Ants Maintain ‘Toilets’ in Their Nests

The first in-depth look at ant bathroom habits has found that some of the insects maintain “toilets” in their intricate underground colonies.

Scientists studying black garden ants discovered thaAnts Toiletst the bugs pile their waste in dedicated corners of their nests. This makes sense: With thousands of ants confined to such a small space, organization is key.

What’s more, feces can foster bacteria, transmit diseases, and generally put the colony in danger.

“Ants are indeed tidy creatures, but we must be careful not to anthropomorphize,” cautioned study leader Tomer Czaczkes, a postdoctoral research fellow at Germany’s University of Regensburg.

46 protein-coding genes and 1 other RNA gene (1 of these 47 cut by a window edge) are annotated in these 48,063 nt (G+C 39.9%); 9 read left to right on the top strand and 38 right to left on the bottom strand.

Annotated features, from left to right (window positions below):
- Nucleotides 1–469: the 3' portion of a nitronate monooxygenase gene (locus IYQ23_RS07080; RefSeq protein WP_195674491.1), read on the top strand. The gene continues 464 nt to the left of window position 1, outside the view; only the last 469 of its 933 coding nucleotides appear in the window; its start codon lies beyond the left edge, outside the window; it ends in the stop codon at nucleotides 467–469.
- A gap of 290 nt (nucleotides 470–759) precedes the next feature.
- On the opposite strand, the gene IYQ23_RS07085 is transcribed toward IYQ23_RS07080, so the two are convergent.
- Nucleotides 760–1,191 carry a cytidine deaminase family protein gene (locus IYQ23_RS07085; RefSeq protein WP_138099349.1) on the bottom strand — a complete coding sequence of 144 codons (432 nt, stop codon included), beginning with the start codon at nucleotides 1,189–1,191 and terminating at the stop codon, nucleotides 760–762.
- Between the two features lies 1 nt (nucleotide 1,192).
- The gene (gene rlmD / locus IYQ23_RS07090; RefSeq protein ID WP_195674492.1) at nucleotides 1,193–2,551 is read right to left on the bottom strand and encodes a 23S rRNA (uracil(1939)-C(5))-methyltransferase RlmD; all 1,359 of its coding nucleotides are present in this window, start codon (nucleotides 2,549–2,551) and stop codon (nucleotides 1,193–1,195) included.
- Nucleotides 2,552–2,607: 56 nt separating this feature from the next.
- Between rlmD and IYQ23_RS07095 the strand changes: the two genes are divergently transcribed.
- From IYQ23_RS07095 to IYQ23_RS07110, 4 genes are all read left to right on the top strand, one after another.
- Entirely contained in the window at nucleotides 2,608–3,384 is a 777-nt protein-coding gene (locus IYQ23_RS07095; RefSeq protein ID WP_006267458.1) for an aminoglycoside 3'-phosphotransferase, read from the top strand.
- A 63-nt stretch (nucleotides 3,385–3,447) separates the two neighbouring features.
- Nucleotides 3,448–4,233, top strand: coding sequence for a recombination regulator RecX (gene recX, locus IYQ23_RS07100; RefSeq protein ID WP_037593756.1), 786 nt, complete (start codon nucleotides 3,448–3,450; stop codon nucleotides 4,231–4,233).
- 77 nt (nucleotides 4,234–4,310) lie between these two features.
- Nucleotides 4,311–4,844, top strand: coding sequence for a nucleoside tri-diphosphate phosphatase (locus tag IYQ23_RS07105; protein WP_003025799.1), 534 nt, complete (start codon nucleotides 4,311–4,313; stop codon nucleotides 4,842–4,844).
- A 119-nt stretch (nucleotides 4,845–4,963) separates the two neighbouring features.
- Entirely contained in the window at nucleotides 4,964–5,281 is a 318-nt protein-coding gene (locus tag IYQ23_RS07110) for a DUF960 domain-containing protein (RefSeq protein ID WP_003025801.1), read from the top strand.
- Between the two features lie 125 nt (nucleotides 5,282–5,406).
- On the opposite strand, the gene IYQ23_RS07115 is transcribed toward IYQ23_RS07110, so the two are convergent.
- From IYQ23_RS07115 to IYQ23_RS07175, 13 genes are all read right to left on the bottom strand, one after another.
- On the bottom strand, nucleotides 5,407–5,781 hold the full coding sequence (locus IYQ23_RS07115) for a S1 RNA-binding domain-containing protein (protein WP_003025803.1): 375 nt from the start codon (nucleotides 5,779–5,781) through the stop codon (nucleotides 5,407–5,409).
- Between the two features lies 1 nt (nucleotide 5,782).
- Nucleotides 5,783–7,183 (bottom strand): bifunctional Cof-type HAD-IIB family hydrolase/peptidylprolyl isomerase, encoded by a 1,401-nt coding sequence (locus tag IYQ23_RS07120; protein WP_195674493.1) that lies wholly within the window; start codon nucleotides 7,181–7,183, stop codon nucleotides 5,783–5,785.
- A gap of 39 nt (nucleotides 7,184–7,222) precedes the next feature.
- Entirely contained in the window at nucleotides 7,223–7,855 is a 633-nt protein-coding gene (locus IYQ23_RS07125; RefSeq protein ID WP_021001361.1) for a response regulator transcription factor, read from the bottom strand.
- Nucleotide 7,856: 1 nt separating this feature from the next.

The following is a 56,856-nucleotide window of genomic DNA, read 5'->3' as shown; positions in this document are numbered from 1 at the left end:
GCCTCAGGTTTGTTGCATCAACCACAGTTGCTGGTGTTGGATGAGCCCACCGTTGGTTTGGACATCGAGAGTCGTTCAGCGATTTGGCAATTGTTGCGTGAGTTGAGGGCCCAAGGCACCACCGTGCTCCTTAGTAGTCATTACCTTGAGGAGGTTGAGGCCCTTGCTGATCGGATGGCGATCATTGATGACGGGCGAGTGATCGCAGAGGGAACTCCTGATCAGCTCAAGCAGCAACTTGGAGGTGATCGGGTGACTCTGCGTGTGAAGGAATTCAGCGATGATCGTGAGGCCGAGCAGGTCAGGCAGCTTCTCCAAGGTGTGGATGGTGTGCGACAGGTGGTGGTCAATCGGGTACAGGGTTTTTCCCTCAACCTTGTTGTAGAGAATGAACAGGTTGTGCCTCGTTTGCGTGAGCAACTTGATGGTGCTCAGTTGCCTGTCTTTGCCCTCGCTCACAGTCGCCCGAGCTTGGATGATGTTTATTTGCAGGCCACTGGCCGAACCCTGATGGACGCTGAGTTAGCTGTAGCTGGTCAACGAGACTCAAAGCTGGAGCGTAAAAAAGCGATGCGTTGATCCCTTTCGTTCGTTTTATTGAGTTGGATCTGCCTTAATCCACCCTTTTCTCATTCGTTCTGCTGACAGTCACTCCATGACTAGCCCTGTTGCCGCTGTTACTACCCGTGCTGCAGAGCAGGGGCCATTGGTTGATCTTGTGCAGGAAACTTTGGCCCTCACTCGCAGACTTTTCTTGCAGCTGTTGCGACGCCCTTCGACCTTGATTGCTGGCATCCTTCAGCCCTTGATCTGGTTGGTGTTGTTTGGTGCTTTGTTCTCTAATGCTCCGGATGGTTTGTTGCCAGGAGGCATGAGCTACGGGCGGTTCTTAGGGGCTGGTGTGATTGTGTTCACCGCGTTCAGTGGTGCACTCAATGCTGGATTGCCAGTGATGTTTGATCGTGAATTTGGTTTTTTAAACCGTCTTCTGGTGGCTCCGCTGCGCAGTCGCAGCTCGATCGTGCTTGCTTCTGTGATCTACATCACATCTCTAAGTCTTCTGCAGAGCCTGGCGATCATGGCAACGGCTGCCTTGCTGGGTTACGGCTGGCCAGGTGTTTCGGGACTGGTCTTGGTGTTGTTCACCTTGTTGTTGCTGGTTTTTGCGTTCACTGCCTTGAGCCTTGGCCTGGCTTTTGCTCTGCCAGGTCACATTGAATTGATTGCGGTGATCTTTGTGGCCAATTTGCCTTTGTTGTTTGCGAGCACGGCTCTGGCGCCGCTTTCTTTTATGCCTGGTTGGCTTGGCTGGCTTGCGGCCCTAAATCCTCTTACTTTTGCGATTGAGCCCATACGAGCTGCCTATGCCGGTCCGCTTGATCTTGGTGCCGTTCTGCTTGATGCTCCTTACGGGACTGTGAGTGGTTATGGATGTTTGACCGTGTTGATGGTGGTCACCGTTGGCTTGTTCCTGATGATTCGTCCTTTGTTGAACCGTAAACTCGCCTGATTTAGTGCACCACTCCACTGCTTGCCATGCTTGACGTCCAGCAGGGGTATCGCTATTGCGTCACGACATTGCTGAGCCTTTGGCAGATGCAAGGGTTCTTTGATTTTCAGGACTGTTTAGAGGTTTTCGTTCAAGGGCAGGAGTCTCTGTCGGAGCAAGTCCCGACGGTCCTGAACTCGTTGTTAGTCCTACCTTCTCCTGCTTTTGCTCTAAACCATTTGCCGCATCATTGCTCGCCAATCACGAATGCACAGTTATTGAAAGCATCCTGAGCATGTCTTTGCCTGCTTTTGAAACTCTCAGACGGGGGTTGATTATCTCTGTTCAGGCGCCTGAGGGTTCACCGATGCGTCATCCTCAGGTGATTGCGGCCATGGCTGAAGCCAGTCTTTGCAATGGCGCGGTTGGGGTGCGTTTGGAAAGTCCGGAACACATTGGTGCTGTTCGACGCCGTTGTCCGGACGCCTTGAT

“They are not tidy because it brings them satisfaction, but rather because there must be a selective advantage to being so.”

When Nature Calls

Czaczkes and his co-authors studied 21 small, lab-grown colonies of black garden ants (Lasius niger), a species found in large parts of the world.

The team selectively fed the insects a sugar solution colored with food dye. Some ants got red, while others got blue.

When a blue ant defecated, its feces was also blue. This showed the scientists where the ants deposited their waste—technically called “frass.”


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